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Ethics of residents working unsupervised in the ED
Unprofessional and risky, some physicians say
Are residents in training who moonlight in emergency departments (EDs) more likely to experience clinical errors and oversights? The answer is a definite yes, say experts, and to allow them to practice unsupervised is unethical, they add.
"There is absolutely no doubt [that the practice increases the risk of errors]," says Tom Scaletta, MD, FAAEM, chair of the ED at Edward Hospital in Naperville, IL, and president of the American Academy of Emergency Medicine (AAEM).
A position statement issued in 2000 by the Society for Academic Emergency Medicine, the Council of Emergency Medicine Residency Directors, and the AAEM concludes that ED moonlighting is a form of dependent medical care.1 The statement concludes such residents must be actively enrolled in an emergency medicine program approved by the Accreditation Council for Graduate Medical Education or American Osteopathic Association, with supervision that is continuous, on-site, and provided by fully licensed physicians who are board-certified and prepared in emergency medicine by the American Board of Emergency Medicine or the American Osteopathic Board of Emergency Medicine.
"There are several articles that make it clear that board certification or residency training in emergency medicine enhances the quality of care," says Scaletta.2,3
Moonlighting residents may take the "ignorance is bliss" approach, but this is legally risky and dangerous for patients, says Carey D. Chisholm, MD, director of the emergency medicine residency program and clinical professor of emergency medicine at Indiana University School of Medicine. "I'm not as worried when they realize they are in over their heads in that environment, but more so with the items they don't realize they are missing," he says.
Chisholm recommends that faculty members ask themselves the question, "How often do you have no input whatsoever when a resident, particularly a second year one, is managing a case in the ED?"
Unsupervised residents practicing in EDs continues to be a "significant problem" for the specialty of emergency medicine, says Chisholm. "It continues to propagate the impression within the global medical community that anyone can practice emergency medicine," he says.
It is unethical for a resident in training to practice emergency medicine unsupervised, says Scaletta. "It has been two decades since the practice-track, which amounted to learning-on-the-job, has been closed," he says.
Chisholm feels strongly that the practice is unprofessional, both for the practitioners involved and the specialty of emergency medicine. "Residents who moonlight in solo practice settings have made a decision to place their financial well-being ahead of the patient's. And you denigrate the specialty by saying it's OK to go out and practice it before you're fully trained," he says. "We don't see that happen with obstetricians or surgeons or dermatologists. They don't go out and practice before they complete their training."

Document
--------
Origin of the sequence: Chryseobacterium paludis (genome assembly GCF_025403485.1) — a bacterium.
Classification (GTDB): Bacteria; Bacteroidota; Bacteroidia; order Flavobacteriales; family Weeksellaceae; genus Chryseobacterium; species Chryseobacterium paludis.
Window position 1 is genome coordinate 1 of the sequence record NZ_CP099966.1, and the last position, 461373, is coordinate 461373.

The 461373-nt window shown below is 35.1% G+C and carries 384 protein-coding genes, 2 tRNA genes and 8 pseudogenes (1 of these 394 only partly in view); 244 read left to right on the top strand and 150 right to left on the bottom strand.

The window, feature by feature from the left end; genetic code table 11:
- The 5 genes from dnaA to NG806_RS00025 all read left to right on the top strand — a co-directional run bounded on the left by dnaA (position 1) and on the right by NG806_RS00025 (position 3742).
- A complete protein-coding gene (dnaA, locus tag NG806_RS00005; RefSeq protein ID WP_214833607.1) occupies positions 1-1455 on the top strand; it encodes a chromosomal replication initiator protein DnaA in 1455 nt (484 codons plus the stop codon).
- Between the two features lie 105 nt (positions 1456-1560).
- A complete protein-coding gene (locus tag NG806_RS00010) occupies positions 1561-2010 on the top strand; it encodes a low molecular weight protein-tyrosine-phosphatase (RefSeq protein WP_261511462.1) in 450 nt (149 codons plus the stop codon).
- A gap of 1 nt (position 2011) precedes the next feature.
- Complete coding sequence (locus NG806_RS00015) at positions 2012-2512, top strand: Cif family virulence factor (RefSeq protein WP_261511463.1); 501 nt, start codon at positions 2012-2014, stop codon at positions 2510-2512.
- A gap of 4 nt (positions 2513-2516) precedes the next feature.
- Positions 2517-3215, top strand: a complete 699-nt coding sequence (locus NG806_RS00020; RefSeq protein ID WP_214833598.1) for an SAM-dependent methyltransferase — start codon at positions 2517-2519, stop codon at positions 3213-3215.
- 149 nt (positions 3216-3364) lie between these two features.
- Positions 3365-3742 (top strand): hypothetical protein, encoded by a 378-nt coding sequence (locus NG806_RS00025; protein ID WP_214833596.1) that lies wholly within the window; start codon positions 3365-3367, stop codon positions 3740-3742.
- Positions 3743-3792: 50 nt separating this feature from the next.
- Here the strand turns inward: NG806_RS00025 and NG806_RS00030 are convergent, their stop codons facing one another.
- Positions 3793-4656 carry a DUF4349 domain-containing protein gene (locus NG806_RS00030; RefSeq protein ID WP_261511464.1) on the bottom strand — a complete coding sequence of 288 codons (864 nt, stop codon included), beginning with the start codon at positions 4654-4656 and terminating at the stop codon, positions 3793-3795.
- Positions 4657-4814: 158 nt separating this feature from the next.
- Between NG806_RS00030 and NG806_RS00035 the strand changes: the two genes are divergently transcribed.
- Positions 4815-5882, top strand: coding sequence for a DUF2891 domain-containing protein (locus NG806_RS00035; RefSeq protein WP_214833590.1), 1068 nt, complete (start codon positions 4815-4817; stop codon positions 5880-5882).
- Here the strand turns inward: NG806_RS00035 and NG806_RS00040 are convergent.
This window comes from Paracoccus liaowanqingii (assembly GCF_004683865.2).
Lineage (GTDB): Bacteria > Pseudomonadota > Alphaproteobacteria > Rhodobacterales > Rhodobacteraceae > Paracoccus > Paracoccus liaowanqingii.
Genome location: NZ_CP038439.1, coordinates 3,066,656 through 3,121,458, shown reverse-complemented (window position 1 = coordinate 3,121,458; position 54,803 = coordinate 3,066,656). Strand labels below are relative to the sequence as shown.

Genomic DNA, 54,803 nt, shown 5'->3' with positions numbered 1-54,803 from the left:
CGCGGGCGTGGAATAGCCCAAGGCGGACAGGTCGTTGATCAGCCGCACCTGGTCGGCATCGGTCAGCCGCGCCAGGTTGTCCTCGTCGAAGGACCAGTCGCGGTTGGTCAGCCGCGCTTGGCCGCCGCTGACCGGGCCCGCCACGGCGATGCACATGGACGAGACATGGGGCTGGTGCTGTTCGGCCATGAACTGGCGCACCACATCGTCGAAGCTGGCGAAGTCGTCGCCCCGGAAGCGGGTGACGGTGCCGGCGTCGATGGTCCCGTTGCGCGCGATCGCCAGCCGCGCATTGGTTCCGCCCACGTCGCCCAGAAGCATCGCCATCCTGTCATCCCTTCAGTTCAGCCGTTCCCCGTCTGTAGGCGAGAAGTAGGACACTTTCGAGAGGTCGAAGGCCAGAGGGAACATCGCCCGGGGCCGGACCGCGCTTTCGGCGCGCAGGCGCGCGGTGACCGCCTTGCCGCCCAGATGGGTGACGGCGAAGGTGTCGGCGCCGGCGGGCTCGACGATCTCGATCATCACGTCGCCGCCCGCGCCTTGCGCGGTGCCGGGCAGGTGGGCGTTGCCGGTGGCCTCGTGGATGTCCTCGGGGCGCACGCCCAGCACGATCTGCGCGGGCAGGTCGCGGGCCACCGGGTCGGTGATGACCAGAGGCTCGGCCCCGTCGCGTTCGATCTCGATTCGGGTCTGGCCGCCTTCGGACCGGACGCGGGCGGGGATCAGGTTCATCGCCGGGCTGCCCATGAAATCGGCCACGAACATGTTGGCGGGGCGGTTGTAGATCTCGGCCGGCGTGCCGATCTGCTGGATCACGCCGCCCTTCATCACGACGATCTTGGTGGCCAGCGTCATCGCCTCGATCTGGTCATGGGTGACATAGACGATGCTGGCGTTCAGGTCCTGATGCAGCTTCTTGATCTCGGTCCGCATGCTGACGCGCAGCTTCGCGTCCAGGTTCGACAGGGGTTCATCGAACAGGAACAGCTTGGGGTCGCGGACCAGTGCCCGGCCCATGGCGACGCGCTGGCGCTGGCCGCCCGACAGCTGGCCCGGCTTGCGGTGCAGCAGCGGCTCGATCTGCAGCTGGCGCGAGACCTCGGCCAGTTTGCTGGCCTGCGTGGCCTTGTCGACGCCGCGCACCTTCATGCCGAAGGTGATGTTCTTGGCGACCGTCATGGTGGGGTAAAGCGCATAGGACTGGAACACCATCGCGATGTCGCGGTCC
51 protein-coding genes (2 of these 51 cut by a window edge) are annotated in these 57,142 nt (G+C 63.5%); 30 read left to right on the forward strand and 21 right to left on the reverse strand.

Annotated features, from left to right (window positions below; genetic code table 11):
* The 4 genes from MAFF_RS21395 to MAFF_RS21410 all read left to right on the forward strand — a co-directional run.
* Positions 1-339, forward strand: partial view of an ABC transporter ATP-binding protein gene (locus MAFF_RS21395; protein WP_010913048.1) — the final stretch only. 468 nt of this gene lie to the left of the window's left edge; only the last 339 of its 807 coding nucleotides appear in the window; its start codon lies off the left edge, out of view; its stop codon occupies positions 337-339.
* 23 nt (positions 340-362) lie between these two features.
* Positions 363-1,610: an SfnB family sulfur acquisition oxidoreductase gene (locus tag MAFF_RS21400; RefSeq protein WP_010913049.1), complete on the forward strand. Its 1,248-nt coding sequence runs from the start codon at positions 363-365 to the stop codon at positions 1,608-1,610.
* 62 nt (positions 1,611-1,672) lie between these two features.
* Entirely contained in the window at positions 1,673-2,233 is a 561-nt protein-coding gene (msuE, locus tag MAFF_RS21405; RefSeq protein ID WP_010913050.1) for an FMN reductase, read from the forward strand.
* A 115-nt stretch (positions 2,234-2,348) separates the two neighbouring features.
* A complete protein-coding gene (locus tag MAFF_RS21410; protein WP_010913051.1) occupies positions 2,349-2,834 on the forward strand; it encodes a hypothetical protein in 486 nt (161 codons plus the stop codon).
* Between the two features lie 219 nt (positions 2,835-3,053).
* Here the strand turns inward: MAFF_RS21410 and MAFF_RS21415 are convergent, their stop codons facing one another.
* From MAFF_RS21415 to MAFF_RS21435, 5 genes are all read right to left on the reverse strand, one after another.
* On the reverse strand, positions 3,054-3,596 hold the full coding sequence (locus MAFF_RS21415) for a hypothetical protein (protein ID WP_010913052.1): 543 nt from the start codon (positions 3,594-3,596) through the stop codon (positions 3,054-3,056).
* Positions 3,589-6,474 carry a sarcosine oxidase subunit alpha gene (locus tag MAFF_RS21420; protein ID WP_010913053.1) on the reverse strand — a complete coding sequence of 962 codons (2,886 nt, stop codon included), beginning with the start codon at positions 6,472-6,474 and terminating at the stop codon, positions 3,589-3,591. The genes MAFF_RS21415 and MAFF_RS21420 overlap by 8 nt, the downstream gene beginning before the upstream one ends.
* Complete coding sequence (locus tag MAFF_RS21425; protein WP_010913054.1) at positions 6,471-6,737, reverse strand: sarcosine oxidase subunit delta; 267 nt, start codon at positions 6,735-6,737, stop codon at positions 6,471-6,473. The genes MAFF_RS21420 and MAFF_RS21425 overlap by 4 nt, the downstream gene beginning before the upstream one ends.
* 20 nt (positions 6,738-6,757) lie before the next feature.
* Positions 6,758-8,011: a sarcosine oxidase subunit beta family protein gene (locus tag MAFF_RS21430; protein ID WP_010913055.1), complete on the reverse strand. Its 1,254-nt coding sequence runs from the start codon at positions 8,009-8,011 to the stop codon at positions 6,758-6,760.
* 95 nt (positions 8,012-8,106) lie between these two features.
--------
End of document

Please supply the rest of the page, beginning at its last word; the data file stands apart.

However, Bruce David Janiak, MD, FACEP, FAAP, vice chair of the department of emergency medicine at Medical College of Georgia in Augusta, argues there is no ethical problem as long as the institutions in which they moonlight credential them appropriately.
"Requirements regarding board certification and residency completion are institution-specific," he says. "As it turns out, large urban hospitals can attract more ED docs; thus they usually require board certification. Small, rural hospitals do not have this luxury."
A bigger dilemma is that you can be sued for restraint of trade if you do not allow your residents to moonlight, says Chisholm. "Because if the state says they can work there and they have a fully accredited license, why can't they?" he says.
Allowing moonlighting in urgent care settings and double coverage EDs with a more experienced physician reduces the risks involved, says Scaletta. "Urgent care settings are not EDs. There is much less at risk," he says. "I think a senior ED resident would be fine in this type of setting."
Residents are more inclined to accept inappropriate recommendations from consultants, and this is one of the major liability risks involved, says Chisholm.
A physician who is a member of the medical staff working alongside the resident will be able to give input when the resident gets advice he or she doesn't feel comfortable with, says Chisholm. The physician also would be able to assist with patient dispositions such as transfers that may be rarely encountered in the academic center.
Though there are no concrete data to support this, most residents moonlight in low-volume institutions; therefore, their exposure to risky situations is likely to be lower, says Janiak.
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